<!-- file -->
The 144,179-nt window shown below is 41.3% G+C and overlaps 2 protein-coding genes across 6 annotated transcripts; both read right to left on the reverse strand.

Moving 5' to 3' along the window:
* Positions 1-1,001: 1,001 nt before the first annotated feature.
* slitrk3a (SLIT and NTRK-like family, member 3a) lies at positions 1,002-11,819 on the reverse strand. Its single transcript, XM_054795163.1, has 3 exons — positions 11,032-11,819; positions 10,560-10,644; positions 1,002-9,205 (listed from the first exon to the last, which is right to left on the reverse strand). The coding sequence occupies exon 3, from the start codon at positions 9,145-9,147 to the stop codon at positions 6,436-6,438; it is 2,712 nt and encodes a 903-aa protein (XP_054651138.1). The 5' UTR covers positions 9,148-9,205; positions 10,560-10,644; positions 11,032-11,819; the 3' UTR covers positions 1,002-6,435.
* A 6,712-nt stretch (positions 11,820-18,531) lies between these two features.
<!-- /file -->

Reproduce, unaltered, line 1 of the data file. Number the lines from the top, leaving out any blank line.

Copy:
The 144,179-nt window shown below is 41.3% G+C and overlaps 2 protein-coding genes across 6 annotated transcripts; both read right to left on the reverse strand.